Rather than add a few hundred more words to the tens of thousands already devoted to praise the Diller Scofidio + Renfro / FXFOWLE renovation of the Julliard School and Alice Tully Hall, I think today that I will remember the original architect, Pietro Belluschi (1899-1994). As a young faculty member at the University of Virginia, I got to know his work a bit. He designed the UVA School of Architecture. The building was muscular, had clear structure, and well expressed the late 1960s/early ‘70s last gasps of Brutalism.
It was a panel I couldn’t refuse: To moderate a talk with two architects from China about sustainability. Not that it’s a topic with which I am very familiar, but I would guess that even architects working there find much about the Chinese approach to environmental issues a mystery. I do know that the country has a $375 billion dollar construction industry devouring resources and that, at least ten years ago, a new coal-fired plant was being built every ten days. But things are changing fast and the chance to talk to Wang Degang who has his own 20-person firm in Nanjing and with Mesh Chen Dongliang who has been working for the past six years at Arquitectonica’s Shanghai office about their impressions was quite an opportunity.
The past ten years have seen an impressive amount of economic growth and infrastructural development in India, and the nation is becoming more and more a well established market for American architectural talent. This trend doesn’t seem to be changing as we embark on a new decade. One sign of that is the September 2009 opening of an office in Mumbai by structural engineering firm Leslie E. Robertson Associates (LERA). Founded in 1923 in New York City, LERA has contributed its services to many of the city’s iconic structures (such as the World Trade Center) and has designed buildings all around the world, but this will be its first foreign office. A release by the firm cited a “growing workload” and the need to “facilitate client relations” as key reasons for the opening. LERA will join a number of other American architecture firms that have recently opened branches in the subcontinent, including HOK and Perkins Eastman. See some of the projects LERA has worked on after the jump.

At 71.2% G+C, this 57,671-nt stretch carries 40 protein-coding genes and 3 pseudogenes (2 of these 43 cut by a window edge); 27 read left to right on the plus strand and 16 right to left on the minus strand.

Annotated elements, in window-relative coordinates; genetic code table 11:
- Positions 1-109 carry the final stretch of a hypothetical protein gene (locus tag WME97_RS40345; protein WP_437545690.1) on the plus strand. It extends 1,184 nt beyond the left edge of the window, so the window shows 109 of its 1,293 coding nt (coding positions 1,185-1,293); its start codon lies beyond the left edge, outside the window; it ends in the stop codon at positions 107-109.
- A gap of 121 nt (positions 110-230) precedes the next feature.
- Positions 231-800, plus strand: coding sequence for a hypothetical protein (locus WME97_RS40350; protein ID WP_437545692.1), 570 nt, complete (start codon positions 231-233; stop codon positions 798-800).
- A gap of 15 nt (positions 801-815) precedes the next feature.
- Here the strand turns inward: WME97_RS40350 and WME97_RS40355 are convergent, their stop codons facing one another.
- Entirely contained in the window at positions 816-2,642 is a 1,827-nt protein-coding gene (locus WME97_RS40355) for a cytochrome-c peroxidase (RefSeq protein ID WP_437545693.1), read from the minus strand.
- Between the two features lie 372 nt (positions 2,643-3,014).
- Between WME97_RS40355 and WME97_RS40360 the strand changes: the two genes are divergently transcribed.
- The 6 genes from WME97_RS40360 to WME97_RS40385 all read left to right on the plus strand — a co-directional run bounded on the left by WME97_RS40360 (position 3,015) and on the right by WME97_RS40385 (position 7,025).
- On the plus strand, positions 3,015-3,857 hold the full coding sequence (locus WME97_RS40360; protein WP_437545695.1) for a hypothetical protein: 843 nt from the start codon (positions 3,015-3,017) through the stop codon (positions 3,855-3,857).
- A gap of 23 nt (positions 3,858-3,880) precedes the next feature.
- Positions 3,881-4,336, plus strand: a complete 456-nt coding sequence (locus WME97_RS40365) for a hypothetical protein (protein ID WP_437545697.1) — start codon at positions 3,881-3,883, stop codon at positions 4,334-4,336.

Did you have a nice time watching Phantom of the Opera? Did you buy all that you could carry from The Disney Store? Have fun strolling down the soon-to-be-redesigned Broadway plazas? Why not pop around the corner and check out a peep show? I’m not talking naked ladies here, I’m talking real live sharks! This isn’t a joke. In the very near future this may be an option. The Wall Street Journal reported yesterday that Jerry Shefsky—a Toronto-based developer—is near to closing a deal with SJP Properties to put a 600,000-gallon aquarium in the base of the company’s brand spanking new 11 Times Square office tower. In addition to the aforementioned sharks, the $100 million project would include tanks featuring rays, penguins, otters, and drier attractions such as a pirate museum. This could even serve as a model for other financially troubled projects in the city. Perhaps turn Stuytown into a zoo? Not that it isn’t one already.
My In Detail piece in the current issue is about Eleven Times Square, a speculative office tower at the corner of 8th Ave. and 42nd St., which was designed by FXFowle and is now in the final stages of construction. Lucky for you and me, Plaza Construction had the site photographed everyday for the past two years or so from the same vantage on a nearby tower, and has compiled these daily progress photos in the above stop-action video. There is much to admire in the presentation, but pay close attention to the erection of the structural elements. (Hint: The Tootsie Roll center of the Tootsie Pop goes up first.) Read More
We just got our invitation to the Municipal Art Society’s annual MASterworks awards. Contained therein are the heretofore unannounced winners, as well. (You can find all four after the jump.) Sadly, the party is invite only, but it’s at the new glassy, glamorous Sheila C. Johnson Design Center at Parsons, so if nothing else, you can wander by Tuesday night and press your face to the glass, making puppy-dog eyes at we revelers therein. It’ll be the perfect Oliver Twist/recession moment. If you’re lucky/pretty, we might even sneak you in the side door. Read More
We’ve been following the proposed hospital cum condos plan for St. Vincent’s rather closely as its percolated through the LPC the past year-and-a-half, but due to conflicting plans and just a smidge of St. Vincent’s fatigue, we couldn’t make it to yesterday’s latest hearing on the Rudin condo proposal. As we understand it, though, it was no different than the proposal unveiled 51 weeks prior. What was on view, however, were some fancy new renderings of those same old buildings, which you can find here. Read More
The Observer points us to a lawsuit filed today in State Supreme Court aimed at stopping the demolition of Albert C. Ledner’s National Maritime Union HQ in Greenwhich Village, now known as the O’Toole Building. If you read the paper with any regularity, you should know full well the story of St. Vincent’s Hospital’s attempts to replace the one-of-a-kind “overbite building” with a 300-foot tall Pei Cobb Freed-designed hospital tower. Well, the lawsuit may be just in time, as the Landmarks Preservation Commission is due to vote today on whether or not it approves the outsized plans for the new hospital building. Read More